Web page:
The Extinction Crisis is Growing Worldwide

Day 276 – They were on the endangered species list. Sadly, they have not been seen in the wild in a long time. It’s feared they are now extinct as a result of habitat destruction and climate change.

The U.S. Fish and Wildlife Service has officially proposed to take 23 plants and animals off the endangered species list and declare them extinct. Before this recent announcement, eleven species had been removed from the list as a result of extinction, in the past 50 years.

In an article written by Katharine Gammon for The Guardian, she writes about the current extinction crisis.

According to the UN, 1 million animal and plant species are now threatened with extinction, many within decades, more than ever before in human history. Declining habitat, climate change and pollution are all factors in the increasing number of extinctions.

The species on the list, now officially extinct, include 10 types of bats and birds found only on islands in the Pacific, as well as eight types of freshwater mussels from riverbeds across the eastern US.

One of the final members of the Kauaʻi ʻōʻō bird died in 1987. He lived his last days in captivity, singing a mating song to a female that would never come. His song was recorded for the Cornell Lab of Ornithology.”

There’s still a chance that these plants and animals may not make the list of extinct species. The public has 60 days to comment. Many believe that the fight for these species is not over and people need to continue protecting their habitats. As John Fitzpatrick, a Cornell University bird biologist said, ““little is gained and much is lost” with an extinction declaration.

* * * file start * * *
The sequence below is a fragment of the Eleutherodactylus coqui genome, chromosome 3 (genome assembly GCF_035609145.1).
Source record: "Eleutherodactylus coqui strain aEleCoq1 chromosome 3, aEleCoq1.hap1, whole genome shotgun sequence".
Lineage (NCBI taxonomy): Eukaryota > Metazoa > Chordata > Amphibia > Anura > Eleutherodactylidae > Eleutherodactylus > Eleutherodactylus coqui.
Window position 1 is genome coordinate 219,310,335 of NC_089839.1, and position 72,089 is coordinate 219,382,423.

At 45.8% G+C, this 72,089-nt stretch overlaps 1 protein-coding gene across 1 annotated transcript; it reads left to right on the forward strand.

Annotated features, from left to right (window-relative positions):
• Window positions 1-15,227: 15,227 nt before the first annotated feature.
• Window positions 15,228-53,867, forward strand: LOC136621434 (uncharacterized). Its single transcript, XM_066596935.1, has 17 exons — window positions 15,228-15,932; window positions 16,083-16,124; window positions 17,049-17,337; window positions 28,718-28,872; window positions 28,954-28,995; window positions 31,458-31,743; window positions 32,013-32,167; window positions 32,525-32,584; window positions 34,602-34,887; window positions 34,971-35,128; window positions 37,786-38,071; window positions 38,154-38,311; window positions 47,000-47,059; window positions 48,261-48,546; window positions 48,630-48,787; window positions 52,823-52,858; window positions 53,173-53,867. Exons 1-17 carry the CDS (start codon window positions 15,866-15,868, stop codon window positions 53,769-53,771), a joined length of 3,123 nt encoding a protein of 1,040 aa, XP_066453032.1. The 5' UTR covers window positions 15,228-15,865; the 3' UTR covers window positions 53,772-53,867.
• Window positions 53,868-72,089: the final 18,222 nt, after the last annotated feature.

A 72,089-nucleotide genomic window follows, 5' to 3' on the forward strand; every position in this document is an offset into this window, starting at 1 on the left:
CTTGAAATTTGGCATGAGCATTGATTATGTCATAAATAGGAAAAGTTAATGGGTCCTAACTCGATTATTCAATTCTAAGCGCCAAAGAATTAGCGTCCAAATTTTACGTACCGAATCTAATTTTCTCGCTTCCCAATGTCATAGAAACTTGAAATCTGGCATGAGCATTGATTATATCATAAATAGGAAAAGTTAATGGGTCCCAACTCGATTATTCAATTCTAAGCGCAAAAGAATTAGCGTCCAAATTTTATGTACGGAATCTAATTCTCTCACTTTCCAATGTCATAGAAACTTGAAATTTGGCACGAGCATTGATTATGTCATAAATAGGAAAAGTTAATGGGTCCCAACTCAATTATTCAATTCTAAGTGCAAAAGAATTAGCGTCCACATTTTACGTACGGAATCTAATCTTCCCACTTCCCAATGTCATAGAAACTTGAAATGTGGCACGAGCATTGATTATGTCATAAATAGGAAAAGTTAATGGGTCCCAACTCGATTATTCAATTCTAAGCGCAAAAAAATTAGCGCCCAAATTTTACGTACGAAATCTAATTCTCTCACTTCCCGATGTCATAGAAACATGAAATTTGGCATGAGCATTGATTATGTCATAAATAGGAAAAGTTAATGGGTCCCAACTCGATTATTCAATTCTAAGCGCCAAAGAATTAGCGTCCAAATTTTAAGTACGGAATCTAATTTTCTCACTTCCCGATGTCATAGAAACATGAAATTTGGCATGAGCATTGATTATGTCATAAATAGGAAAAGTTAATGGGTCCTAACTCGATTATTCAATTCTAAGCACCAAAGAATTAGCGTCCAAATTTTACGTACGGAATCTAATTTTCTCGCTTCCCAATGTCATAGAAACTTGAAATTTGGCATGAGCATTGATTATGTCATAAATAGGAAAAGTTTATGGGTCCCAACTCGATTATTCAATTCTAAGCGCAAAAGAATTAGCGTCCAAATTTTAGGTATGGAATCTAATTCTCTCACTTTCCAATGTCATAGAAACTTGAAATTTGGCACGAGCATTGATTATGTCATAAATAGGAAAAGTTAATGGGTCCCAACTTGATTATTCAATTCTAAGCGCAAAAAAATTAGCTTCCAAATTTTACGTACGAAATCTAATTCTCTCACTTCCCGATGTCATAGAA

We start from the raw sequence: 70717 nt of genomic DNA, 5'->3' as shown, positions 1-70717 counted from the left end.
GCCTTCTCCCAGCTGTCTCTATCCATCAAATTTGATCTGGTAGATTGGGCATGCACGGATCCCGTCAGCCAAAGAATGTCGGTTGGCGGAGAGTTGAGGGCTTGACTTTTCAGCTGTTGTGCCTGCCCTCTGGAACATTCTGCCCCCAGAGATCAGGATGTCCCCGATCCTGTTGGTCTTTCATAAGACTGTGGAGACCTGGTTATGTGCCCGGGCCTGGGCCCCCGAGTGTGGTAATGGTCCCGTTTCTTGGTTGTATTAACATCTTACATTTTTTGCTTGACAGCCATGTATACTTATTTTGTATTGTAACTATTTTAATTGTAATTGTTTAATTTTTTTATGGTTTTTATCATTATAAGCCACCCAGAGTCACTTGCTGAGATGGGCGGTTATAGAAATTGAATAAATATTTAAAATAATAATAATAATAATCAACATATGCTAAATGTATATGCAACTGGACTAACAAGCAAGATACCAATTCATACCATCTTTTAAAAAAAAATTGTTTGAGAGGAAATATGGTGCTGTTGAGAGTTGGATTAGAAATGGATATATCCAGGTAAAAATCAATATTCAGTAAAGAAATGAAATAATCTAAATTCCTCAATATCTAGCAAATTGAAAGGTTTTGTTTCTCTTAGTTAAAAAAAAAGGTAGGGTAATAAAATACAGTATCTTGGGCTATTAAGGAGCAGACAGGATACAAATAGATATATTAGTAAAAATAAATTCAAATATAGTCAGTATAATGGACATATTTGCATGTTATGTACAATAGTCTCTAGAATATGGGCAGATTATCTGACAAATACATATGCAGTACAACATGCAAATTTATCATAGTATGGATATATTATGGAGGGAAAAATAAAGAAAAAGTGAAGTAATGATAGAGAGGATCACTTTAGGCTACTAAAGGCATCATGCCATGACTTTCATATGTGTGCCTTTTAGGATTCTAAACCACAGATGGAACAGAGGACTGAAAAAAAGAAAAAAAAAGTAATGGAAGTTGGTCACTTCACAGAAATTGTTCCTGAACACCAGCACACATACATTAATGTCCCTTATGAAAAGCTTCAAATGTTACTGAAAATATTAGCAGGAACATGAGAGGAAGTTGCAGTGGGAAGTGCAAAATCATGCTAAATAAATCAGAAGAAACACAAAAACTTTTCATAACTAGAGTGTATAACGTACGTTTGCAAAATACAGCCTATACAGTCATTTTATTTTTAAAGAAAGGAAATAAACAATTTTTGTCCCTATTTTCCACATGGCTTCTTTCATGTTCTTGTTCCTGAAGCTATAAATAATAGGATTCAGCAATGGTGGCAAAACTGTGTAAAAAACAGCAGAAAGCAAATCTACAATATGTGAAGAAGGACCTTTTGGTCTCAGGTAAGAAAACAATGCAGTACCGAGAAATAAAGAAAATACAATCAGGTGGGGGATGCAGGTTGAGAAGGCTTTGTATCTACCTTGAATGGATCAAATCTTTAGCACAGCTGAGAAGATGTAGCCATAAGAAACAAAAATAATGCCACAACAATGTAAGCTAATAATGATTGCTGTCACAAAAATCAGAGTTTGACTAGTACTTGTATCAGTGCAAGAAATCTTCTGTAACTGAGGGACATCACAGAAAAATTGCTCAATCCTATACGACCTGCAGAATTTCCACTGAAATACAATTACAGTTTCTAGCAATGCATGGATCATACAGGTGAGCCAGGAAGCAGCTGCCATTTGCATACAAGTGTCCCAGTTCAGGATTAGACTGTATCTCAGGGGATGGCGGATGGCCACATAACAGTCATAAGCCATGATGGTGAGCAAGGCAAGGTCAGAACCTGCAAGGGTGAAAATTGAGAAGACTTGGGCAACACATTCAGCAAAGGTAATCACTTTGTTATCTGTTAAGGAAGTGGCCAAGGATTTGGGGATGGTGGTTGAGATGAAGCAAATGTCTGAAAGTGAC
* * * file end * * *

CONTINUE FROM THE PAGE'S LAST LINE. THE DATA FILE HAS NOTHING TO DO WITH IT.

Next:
Tomorrow, hoping a little incentive will encourage people to recycle.

Protecting the Ozone

Day 259 – The ozone layer is a thin part of the Earth’s atmosphere that absorbs almost all of the sun’s harmful ultraviolet light.

“Ozone is only a trace gas in the atmosphere—only about 3 molecules for every 10 million molecules of air. But it does a very important job. Like a sponge, the ozone layer absorbs bits of radiation hitting Earth from the sun. Even though we need some of the sun’s radiation to live, too much of it can damage living things. The ozone layer acts as a shield for life on Earth.” – National Geographic

Starting in the early 1970’s, however, scientists found evidence that human activities were disrupting the ozone balance. Human production of chlorine-containing chemicals such as chlorofluorocarbons (CFCs) has added an additional factor that destroys ozone. This depletion of the ozone layer, in turn, was affecting life on Earth — the destruction of plants and ecosystems, increase in skin cancer, etc. The scientists’ discovery highlighted the importance of the ozone layer and the dire need to preserve it.

The scientific confirmation of the depletion of the ozone layer prompted the international community to establish a mechanism for cooperation to take action to protect the ozone layer. This was formalized in the Vienna Convention for the Protection of the Ozone Layer, which was adopted and signed by 28 countries, on 22 March 1985. In September 1987, this led to the drafting of The Montreal Protocol on Substances that Deplete the Ozone Layer.” – United Nations

On 16th September 2009, the Vienna Convention and the Montreal Protocol became the first treaties in the history of the United Nations to achieve universal ratification. September 16 has since then been dedicated each year to the appreciation and preservation of this protective layer and the success of the Vienna Convention.

On this International Day of the Preservation of the Ozone Layer, make sure you are doing your part to protect the ozone.

  1. Avoid the consumption of gases dangerous to the ozone layer, due to their content or manufacturing process. Some of the most dangerous gases are CFCs (chlorofluorocarbons), halogenated hydrocarbon, methyl bromide and nitrous oxide.
  2. Minimize the use of cars. The best transport option is urban, bicycle, or walking. If you use a car to a destination, try to carpool with others to decrease the use of cars in order to pollute less and save.